per week

Price quoted is for Intermediate Hospital only cover for a single, including 25.415% government rebate and $500 excess.

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Intermediate Hospital cover

Medium level hospital cover

If you're looking for a medium level of cover, if you haven't started planning for a family and still feel fit and healthy, or just want cover just in case, our Intermediate Hospital Cover is for you.

With our Intermediate Hospital cover, you’ll be covered for things like accommodation in a private or public hospital, theatre fees, intensive care and many surgical events, but leaves out certain services that you may not need yet.

What you're covered for

Everything you're covered for under Intermediate Hospital cover
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Your choice of doctor/hospital

With private hospital cover, you'll avoid potentially long public hospital waiting times and can choose to be treated by your preferred doctor.

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Private hospital accommodation^

Accommodation in a private hospital for surgeries and procedures not listed as a restricted or excluded service. 

^ Once all applicable waiting periods and/or Benefit Limitation Periods (BLP) have been served. Out-of-pocket expenses may apply on certain treatments during a BLP - see here for more information.

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Joint reconstructions

Reconstructive surgeries for shoulders, knees, etc.

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Back surgery

Including herniated discs and vertebral fusion surgeries.

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Brain surgery

Including biopsies and craniotomy.

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Tonsil and adenoids removal

Hospital admission for removal of tonsils and/or adenoids.

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Cover for colonoscopies

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Grommets in ears

For treatment of conditions affecting the middle ear.

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Gynaecological services

Cover for gynaecological treatments in hospital.

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In-hospital rehabilitation services

Rehabilitation of patients with neurological, muscular skeletal, orthopaedic and other medical conditions following stabilisation of their acute medical issues.

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Hernia repair

Treatment for hernias provided in hospital.

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Theatre fees

Fees that a hospital charge for the usage of the operating room and equipment.

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Intensive care

For time required to be spent in intensive care.

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Surgically implanted prostheses

Benefits for surgically implanted stents, screws and plates (for fractures) and pacemakers. Prosthesis benefits as per the Government listing.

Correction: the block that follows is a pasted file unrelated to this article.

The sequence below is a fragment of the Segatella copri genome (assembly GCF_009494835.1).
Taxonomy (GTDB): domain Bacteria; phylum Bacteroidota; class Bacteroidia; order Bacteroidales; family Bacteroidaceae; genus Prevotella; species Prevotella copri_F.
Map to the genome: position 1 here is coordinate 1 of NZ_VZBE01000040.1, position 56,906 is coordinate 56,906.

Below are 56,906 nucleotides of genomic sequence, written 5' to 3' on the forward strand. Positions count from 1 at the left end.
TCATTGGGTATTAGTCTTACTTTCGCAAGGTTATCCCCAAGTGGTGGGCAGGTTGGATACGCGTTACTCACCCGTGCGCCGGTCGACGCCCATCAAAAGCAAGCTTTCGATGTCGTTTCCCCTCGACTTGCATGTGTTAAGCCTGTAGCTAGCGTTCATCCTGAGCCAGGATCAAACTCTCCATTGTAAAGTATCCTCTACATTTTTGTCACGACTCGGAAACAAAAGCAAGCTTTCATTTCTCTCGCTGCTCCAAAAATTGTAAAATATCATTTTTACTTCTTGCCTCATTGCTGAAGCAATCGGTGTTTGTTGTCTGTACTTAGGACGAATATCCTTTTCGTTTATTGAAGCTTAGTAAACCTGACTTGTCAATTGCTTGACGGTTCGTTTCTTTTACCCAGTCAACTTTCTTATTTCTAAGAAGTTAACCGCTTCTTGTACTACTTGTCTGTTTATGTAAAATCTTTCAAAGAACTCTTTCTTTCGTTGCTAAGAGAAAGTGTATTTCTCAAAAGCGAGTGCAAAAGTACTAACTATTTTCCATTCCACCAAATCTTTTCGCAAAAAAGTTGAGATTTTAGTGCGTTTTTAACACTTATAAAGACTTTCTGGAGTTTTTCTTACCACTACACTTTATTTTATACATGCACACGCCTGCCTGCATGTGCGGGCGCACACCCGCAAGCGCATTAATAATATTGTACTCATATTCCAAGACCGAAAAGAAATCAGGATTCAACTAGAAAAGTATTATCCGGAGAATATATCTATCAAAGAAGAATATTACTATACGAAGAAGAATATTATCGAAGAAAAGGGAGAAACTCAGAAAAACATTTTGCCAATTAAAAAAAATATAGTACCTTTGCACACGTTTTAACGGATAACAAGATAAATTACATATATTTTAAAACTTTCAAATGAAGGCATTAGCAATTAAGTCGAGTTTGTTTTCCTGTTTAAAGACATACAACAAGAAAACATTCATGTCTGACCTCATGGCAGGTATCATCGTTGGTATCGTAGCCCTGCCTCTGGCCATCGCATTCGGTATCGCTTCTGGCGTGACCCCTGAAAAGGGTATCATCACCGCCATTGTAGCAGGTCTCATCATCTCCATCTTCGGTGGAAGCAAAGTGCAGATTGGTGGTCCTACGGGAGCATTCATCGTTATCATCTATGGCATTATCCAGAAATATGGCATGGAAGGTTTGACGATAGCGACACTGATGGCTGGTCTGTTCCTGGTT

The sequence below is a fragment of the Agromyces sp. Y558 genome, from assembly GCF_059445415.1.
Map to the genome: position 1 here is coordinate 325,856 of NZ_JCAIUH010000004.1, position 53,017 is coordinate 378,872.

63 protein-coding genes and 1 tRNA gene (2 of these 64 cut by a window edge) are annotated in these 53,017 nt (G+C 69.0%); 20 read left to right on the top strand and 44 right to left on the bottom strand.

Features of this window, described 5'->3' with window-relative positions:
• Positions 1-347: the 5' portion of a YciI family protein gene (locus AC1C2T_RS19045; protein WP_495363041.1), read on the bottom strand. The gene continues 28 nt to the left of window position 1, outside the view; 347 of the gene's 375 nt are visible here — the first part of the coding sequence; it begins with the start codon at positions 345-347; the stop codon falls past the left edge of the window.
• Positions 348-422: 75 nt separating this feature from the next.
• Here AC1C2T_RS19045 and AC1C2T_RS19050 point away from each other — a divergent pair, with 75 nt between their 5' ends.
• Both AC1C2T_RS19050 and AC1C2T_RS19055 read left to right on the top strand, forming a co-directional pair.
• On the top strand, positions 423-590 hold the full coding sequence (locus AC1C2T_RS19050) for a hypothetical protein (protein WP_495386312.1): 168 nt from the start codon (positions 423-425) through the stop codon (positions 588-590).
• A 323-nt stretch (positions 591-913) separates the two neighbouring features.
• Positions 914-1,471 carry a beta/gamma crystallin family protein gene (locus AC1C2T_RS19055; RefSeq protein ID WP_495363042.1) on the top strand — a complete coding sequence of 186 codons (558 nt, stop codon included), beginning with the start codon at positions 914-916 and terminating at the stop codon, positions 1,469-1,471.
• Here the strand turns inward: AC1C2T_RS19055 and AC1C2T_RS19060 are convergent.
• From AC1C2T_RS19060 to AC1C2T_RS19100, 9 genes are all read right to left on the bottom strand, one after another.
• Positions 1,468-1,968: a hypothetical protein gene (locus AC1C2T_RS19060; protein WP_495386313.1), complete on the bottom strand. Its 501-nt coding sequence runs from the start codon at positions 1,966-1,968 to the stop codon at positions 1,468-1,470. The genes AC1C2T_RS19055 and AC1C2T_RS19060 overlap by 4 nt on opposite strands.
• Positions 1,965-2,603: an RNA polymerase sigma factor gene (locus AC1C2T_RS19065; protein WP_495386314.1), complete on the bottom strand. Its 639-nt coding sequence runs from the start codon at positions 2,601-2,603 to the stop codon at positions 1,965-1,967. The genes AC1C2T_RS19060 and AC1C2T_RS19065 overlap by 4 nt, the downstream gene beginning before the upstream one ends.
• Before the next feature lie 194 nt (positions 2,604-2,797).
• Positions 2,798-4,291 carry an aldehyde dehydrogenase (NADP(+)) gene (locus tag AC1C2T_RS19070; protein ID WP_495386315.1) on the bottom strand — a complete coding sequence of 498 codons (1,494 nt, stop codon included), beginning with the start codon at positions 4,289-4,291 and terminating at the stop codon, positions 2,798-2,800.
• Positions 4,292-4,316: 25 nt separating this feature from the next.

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Medically necessary plastic and reconstructive surgery

Medically necessary cosmetic procedures, such as for burns or major injuries.

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Medical gap

Cover for the 25% of cost between the 75% Medicare Benefit and the Medicare Benefits Schedule fee for inpatient services.

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Access Gap Cover

The Access Gap benefit, for inpatient services, is a benefit over and above the Medicare Benefits Schedule for participating doctors.

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Most pharmaceuticals relating to your admission

Most pharmaceuticals (prescribed medications) relating to your surgery, procedure or hospital admission.

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Nursing home type patients

We pay a benefit towards a nursing home patient. This amount is determined by the Federal Government. Certification is required.

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Public hospital accommodation as a private patient (intermediate)

If you need to have treatment in a public hospital, you'll be treated as a private patient.

For Members with Intermediate Hospital cover, benefits are available for all included services, as well as restricted services, up to the public hospital default rate.

Hospital cover FAQ

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What is Access Gap Cover?

The Access Gap Cover scheme is designed to reduce your out-of-pocket expenses when you receive a service in a hospital.

Under the Access Gap Cover scheme, participating medical practitioners can decide to accept up to the Queensland Country Health Fund fee as full settlement of the account. This means you don’t have to make any additional payments for that particular service.

The doctor can also accept the fee as part of the payment and will inform you of any gap – called the known gap. The known gap is the additional out-of-pocket expenses you will need to pay.

If your doctor doesn’t participate in access gap, we will only cover the 25% between the 75% Medicare Rebate and the Medicare Benefits Schedule fee for inpatient services.

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What is an excess?